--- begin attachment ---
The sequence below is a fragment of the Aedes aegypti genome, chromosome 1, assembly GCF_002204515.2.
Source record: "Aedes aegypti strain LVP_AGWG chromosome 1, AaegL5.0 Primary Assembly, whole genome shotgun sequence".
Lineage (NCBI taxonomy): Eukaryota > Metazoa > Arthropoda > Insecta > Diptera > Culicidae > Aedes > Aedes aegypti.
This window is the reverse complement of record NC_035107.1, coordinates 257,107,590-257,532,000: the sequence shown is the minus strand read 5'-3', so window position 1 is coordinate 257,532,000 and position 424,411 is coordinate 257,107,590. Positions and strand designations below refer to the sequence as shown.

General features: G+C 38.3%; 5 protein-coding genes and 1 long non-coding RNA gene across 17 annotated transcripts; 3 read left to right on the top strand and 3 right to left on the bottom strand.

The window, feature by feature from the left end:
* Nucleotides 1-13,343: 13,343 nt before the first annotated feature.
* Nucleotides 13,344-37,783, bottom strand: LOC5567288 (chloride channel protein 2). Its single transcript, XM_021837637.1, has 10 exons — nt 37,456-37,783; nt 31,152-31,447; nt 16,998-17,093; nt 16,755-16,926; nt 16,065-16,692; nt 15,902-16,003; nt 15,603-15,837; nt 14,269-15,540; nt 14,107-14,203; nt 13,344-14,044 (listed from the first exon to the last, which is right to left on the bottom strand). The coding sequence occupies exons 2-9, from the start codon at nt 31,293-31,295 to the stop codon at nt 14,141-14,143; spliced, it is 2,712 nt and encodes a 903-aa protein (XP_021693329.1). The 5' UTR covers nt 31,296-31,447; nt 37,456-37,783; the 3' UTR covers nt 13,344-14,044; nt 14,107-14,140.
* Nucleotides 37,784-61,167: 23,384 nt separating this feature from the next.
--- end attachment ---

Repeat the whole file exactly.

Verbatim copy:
The sequence below is a fragment of the Aedes aegypti genome, chromosome 1, assembly GCF_002204515.2.
Source record: "Aedes aegypti strain LVP_AGWG chromosome 1, AaegL5.0 Primary Assembly, whole genome shotgun sequence".
Lineage (NCBI taxonomy): Eukaryota > Metazoa > Arthropoda > Insecta > Diptera > Culicidae > Aedes > Aedes aegypti.
This window is the reverse complement of record NC_035107.1, coordinates 257,107,590-257,532,000: the sequence shown is the minus strand read 5'-3', so window position 1 is coordinate 257,532,000 and position 424,411 is coordinate 257,107,590. Positions and strand designations below refer to the sequence as shown.

General features: G+C 38.3%; 5 protein-coding genes and 1 long non-coding RNA gene across 17 annotated transcripts; 3 read left to right on the top strand and 3 right to left on the bottom strand.

The window, feature by feature from the left end:
* Nucleotides 1-13,343: 13,343 nt before the first annotated feature.
* Nucleotides 13,344-37,783, bottom strand: LOC5567288 (chloride channel protein 2). Its single transcript, XM_021837637.1, has 10 exons — nt 37,456-37,783; nt 31,152-31,447; nt 16,998-17,093; nt 16,755-16,926; nt 16,065-16,692; nt 15,902-16,003; nt 15,603-15,837; nt 14,269-15,540; nt 14,107-14,203; nt 13,344-14,044 (listed from the first exon to the last, which is right to left on the bottom strand). The coding sequence occupies exons 2-9, from the start codon at nt 31,293-31,295 to the stop codon at nt 14,141-14,143; spliced, it is 2,712 nt and encodes a 903-aa protein (XP_021693329.1). The 5' UTR covers nt 31,296-31,447; nt 37,456-37,783; the 3' UTR covers nt 13,344-14,044; nt 14,107-14,140.
* Nucleotides 37,784-61,167: 23,384 nt separating this feature from the next.